January 29, 2014
Of course he played the guitar as well, maybe even primarily the guitar, but I’ll always think of him with a banjo, that humble instrument brought over by the slaves, its simple form cradled in his, looking like a part of him.
What’s written on Woody Guthrie’s guitar: “This machine kills fascists.” What’s written on Pete Seeger’s banjo: “This machine surrounds hatred and forces it to surrender.” Not the most law-abiding citizen: as recently as 2011, he led a non-police sanctioned Occupy Wall Street midnight march, two miles across Manhattan.
The banjo and the police — a great dissertation that has yet to be written.
And Claude McKay would be a key player there, not just the novelist but also the poet. One of his early books of poetry, Constab Ballads (1912) ,written in patois, Jamaica creole, speaks in the voice of of law enforcement — the constabulary — not beloved of McKay, and that’s the point. It can certainly be done, but in the end I wonder how satisfying it is to write in this way — on the one hand, in dialect on the one hand, and on the other hand, ironized, self-damning.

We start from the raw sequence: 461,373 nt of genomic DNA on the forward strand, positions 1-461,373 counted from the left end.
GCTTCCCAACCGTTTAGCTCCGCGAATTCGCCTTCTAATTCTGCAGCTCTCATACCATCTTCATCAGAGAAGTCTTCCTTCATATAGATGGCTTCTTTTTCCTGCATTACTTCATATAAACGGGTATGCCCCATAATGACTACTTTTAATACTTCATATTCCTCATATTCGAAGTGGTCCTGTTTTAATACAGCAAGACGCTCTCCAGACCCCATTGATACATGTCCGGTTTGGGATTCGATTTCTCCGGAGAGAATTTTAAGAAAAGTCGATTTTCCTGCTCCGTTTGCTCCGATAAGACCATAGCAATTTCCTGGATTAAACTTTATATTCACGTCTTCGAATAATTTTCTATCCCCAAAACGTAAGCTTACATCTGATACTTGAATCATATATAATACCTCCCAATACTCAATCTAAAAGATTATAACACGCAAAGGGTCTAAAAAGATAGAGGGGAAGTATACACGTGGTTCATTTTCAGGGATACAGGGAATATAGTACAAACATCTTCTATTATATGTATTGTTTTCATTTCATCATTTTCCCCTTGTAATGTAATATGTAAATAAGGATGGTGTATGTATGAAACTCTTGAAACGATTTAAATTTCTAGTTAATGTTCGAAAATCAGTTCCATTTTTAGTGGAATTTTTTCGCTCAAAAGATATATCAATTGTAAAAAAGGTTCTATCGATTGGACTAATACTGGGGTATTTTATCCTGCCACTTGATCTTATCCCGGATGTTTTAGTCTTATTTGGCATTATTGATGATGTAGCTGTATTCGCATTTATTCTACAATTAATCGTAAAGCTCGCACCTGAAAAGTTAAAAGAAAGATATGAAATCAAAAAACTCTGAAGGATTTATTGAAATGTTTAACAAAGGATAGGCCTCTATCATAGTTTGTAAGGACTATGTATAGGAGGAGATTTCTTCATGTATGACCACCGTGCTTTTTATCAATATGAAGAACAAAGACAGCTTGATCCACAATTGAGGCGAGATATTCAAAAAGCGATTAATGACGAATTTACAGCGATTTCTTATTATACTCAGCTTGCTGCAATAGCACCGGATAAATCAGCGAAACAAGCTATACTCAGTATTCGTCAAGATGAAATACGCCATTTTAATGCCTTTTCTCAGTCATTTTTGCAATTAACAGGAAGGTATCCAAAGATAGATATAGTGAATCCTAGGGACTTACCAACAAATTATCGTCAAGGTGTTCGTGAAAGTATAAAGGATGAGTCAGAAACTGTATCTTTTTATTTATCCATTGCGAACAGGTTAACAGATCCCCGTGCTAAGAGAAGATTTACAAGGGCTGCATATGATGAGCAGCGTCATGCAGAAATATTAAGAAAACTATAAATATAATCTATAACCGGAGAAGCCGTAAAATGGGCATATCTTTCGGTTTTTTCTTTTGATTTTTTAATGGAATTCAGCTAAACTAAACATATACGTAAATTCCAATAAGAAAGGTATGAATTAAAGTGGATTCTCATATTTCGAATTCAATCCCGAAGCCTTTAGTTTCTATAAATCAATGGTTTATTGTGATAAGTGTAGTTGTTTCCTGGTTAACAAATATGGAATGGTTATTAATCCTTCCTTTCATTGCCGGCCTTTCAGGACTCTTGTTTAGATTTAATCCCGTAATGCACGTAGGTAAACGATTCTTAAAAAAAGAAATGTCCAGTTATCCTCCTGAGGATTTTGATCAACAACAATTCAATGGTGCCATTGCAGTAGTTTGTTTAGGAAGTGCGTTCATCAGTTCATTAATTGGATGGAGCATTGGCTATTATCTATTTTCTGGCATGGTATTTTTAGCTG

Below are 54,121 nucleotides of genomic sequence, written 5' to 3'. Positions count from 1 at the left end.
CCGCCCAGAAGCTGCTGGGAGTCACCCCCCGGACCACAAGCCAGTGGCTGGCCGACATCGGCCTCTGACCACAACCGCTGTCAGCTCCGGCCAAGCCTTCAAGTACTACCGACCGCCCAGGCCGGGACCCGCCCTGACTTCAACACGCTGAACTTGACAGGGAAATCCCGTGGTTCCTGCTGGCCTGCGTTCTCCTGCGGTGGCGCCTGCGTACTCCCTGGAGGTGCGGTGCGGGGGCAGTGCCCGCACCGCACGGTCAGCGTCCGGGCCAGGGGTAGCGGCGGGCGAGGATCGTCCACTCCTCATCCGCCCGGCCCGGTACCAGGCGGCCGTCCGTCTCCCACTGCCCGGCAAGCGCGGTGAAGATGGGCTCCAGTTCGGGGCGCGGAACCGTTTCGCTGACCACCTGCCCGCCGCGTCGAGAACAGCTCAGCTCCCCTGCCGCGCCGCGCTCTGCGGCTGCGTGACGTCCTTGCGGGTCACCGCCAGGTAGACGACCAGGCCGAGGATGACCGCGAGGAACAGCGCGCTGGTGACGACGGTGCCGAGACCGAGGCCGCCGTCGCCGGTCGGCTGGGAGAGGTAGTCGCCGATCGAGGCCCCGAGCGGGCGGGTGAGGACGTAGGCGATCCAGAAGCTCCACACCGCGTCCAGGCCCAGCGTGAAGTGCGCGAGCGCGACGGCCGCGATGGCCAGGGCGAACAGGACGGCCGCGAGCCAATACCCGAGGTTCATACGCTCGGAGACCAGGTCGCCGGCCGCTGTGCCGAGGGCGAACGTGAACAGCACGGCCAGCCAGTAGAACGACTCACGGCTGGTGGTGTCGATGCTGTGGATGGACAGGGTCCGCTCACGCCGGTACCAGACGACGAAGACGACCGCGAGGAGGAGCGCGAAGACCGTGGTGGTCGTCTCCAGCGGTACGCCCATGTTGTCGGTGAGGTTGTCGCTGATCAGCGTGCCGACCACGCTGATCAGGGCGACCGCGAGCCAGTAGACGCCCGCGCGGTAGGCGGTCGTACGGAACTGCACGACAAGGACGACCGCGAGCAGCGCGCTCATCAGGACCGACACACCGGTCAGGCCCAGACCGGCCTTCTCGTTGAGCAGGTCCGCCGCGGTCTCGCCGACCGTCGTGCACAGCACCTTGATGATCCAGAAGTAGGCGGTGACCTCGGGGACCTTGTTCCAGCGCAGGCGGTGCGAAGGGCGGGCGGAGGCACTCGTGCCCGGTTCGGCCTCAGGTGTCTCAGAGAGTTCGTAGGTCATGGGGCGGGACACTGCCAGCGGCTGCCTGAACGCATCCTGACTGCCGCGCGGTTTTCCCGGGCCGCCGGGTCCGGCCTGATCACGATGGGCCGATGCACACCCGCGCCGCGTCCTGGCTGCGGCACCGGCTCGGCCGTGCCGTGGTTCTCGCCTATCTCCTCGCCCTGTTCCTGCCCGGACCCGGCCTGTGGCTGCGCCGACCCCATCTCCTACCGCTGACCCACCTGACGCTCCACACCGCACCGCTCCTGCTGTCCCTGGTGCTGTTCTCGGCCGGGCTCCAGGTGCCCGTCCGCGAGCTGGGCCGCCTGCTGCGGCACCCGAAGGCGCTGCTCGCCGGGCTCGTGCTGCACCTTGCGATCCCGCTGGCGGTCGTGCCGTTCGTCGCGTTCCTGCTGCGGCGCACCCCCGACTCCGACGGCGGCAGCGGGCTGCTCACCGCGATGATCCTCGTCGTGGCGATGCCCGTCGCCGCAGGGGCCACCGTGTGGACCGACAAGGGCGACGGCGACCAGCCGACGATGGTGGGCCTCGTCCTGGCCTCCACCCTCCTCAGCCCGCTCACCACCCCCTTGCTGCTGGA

When he turns to fiction, that formal contortion seems to have gone away. His novel about the musical bums on the docks of Marseilles is simply named after its protagonist, Lincoln Agrippa Daily, better known as Banjo.